Please refer to the Structure Analysis for the phrase and motive structure of m. 1-17. Indeed, Beethoven deceives the audience and strays of the typical path of regular hypermeter and four bar phrases, etc. From m. 1-8, Beethoven follows the typical antecedent-consequent phrase-period structure and creates a contrasting period. However, a b’ is added from m. 9-12, repeating and extending the thematic material in the right hand of b (the eighth note-eighth note-half note- quarter note motif from m. 5-8) in the right hand of b’ in m. 9-12. Then, unexpectedly, Beethoven adds a suffix from m. 12-17, which ends in perfect authentic cadence in the tonic key in m. 17. Although m. 1-8 have regular hypermeter and four bar phrases, the peculiar length of the six measure suffix and the elision transitioning from b’ to the suffix in the first beat of m. 12 contribute to irregular hypermeter.
The form is seven part rondo with the following structure and key relations with roman numerals: A(i)B(III)A(i)C(VI)A(i)B’(I)A(i) coda(i). The III in B and VI in C are typical key changes in seven part rondos. Traveling to I for the B’ in a minor key is relatively uncommon however, and while traveling from a minor key to its parallel major is a large mood change, Beethoven gives the listeners a sense of having traveled farther than the piece actually did by his inclusion of the dependent transition in the fourth beat of m. 157-170 rather than bringing back what would be the expected f’’’.
The coda is energetic, dark and tension building to affirm the tonic key of C minor. Several motives from the third movement recur in the coda. First, the triplet eighth note motif from B (m. 37-40, for example) is present in m. 182-192, especially m.189-192. The fast rhythms of the triplet eighth note motif create fiery tension in the coda, especially in m. 189-192, aided by the crescendo and the staccatissimo left hand also in m. 189-192. Next, the four eighth note arpeggiation-rhythm motif of m. 1-7 are also present in m. 182-188 of the coda. Third, the descending scale and the final dominant chord rhythm and contour of m. 199-202 was also present in m. 117-120 and m. 58-61. Finally, the E flat-F-D-E flat-C rhythm (not quite exactly) and its contour in m. 1-2 are vitally present in the fourth beat of m. 202-206. Although the motives are used in the coda in a fashion that will build tension and create forward energy and motion, another key importance of using motives in the coda is to give the section a feeling of familiarity yet be different simultaneously, but not so different to be completely foreign to listeners. Large dynamic shifts (pianissimo to fortissimo in m. m. 206-208), sudden sforzandi (m. 187-188, m. 193-199), and pointed staccatissimos (m. 189-198) typical of Beethoven’s compositional are present and contribute to energy, tension, and forward motion in the coda.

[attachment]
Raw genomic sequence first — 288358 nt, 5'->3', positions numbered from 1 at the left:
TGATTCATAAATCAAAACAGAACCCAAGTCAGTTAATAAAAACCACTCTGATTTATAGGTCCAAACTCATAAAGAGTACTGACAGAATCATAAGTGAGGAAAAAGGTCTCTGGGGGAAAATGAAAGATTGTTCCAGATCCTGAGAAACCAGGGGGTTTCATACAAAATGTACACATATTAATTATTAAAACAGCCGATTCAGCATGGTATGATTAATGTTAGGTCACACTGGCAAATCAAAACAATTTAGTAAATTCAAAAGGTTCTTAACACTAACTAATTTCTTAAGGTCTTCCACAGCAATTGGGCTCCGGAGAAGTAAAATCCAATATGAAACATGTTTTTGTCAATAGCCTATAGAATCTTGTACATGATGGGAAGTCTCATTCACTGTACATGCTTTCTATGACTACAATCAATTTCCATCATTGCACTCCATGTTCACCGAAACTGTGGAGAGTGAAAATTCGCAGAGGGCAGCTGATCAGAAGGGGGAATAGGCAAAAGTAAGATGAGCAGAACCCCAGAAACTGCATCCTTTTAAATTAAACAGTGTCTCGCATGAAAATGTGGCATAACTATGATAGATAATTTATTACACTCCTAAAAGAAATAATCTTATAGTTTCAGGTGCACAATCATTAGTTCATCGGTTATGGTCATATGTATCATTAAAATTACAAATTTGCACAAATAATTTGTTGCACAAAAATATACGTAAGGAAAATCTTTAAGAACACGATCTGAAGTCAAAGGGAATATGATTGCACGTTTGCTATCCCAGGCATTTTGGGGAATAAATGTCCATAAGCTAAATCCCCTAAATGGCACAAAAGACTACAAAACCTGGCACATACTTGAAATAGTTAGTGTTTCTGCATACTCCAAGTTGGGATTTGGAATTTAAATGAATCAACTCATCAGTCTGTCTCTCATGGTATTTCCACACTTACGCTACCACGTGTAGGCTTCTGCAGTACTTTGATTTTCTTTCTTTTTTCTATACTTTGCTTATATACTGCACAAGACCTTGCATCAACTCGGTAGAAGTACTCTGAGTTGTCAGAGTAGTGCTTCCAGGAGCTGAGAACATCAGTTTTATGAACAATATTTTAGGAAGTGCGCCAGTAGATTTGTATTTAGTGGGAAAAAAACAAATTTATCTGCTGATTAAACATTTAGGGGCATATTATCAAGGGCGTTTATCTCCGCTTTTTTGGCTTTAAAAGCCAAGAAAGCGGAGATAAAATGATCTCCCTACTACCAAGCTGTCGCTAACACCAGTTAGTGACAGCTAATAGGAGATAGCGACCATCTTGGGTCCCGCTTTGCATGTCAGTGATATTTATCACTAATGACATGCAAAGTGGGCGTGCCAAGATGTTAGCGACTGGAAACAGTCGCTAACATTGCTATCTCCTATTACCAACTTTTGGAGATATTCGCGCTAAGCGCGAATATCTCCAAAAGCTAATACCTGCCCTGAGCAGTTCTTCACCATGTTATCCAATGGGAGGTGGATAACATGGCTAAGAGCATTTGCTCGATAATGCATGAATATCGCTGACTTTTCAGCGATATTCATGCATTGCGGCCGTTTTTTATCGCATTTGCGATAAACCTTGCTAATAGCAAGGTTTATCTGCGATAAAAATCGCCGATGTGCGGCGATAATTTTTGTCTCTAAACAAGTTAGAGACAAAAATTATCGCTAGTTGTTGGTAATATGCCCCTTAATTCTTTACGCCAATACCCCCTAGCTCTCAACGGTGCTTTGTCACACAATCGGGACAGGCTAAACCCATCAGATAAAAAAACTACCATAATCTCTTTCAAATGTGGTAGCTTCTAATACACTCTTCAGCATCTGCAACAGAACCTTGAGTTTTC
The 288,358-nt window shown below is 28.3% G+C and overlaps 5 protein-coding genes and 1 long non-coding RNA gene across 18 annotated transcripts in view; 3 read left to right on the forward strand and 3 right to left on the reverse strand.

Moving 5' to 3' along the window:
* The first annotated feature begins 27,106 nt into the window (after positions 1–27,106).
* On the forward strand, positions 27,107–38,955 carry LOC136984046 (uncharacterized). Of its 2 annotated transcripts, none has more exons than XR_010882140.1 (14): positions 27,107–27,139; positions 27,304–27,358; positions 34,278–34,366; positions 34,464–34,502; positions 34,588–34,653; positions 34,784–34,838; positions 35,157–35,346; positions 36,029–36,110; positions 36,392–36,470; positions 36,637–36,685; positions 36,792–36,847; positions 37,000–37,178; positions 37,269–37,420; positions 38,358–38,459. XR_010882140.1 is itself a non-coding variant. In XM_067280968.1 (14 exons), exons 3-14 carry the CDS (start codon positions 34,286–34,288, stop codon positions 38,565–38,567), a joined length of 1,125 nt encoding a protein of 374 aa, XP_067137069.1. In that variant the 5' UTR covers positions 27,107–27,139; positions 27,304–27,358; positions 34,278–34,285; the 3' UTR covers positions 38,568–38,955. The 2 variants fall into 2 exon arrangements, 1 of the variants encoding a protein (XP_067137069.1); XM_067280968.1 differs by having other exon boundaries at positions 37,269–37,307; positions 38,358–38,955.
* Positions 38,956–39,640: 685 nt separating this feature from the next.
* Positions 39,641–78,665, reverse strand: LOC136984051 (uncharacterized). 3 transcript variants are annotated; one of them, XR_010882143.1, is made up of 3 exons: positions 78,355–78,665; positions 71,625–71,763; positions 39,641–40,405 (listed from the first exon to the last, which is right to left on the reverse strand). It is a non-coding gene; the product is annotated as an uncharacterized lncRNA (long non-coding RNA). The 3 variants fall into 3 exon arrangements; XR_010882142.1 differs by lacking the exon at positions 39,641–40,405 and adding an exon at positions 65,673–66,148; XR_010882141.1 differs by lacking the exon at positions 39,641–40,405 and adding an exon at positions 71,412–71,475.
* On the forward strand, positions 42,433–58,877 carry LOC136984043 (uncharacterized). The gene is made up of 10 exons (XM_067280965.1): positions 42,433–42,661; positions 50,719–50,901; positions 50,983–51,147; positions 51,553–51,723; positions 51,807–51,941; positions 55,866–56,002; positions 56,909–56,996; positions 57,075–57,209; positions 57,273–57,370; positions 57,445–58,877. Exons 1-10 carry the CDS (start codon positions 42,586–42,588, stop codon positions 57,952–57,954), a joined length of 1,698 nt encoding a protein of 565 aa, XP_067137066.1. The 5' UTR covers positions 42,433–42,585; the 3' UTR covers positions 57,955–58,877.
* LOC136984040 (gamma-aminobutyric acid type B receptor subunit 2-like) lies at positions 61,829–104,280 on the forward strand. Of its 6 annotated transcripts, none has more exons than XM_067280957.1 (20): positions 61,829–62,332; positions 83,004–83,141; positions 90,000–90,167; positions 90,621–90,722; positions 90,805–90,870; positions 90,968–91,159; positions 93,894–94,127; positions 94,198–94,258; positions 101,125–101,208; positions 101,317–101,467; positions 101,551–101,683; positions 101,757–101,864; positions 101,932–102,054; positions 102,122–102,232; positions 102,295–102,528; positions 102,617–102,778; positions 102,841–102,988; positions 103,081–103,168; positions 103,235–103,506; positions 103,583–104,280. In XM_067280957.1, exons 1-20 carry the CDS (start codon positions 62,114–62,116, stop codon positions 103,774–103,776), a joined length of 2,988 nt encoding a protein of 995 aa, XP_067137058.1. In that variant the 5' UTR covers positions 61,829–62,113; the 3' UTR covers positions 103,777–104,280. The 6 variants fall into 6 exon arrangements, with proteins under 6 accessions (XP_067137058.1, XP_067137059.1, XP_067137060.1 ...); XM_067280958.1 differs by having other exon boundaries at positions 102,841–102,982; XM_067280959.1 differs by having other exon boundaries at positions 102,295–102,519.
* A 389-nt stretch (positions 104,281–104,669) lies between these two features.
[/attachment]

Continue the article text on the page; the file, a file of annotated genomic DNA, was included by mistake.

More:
First and foremost, performers should take care to be respectful of sforzandi, staccatissimos, and sudden and large dynamic shifts, for they are key to Beethoven’s style, as stated before. One key area to respect Beethoven’s markings is m. 202-210. The subtle change from piano (m. 202) to pianissimo (m. 206) should be treated as dark and mysterious, as the audience is completely unaware of what is going to happen next. Then, the performer should startle the audience with an angry fortissimo (208). Of course, the performer should appear physically subtle and mysterious with the piano and pianissimo and angry with the fortissimo just as he or she would do musically. Although it is not marked in the anthology score, a decrease in tempo and a sudden increase in tempo in m. 208 like the one done in the performance of the Theory Book’s CD is practical and logical to increase tension and let the subtlety of m. 205-208 sink into the audience and the fortissimo of m. 208 startle the audience even more. Next, unexpected changes and shifts from the typical seven part rondo phrase structure and expectations should be treated differently. For example, the transition from m. 158-170 is completely unexpected and should be filled with energy from the performer by pushing it forward. One could do so possibly by a crescendo from m. 158-166. Other examples of shifts from typical seven part rondo from is the b’ and suffix of A (fourth beat of m. 8-17). Finally, the dark mood of the third movement rondo is reminiscent of the first movement of this sonata. Therefore, the performer should attempt to play the third movement in a fashion that would let listeners be reminded of the dark mood of the first movement.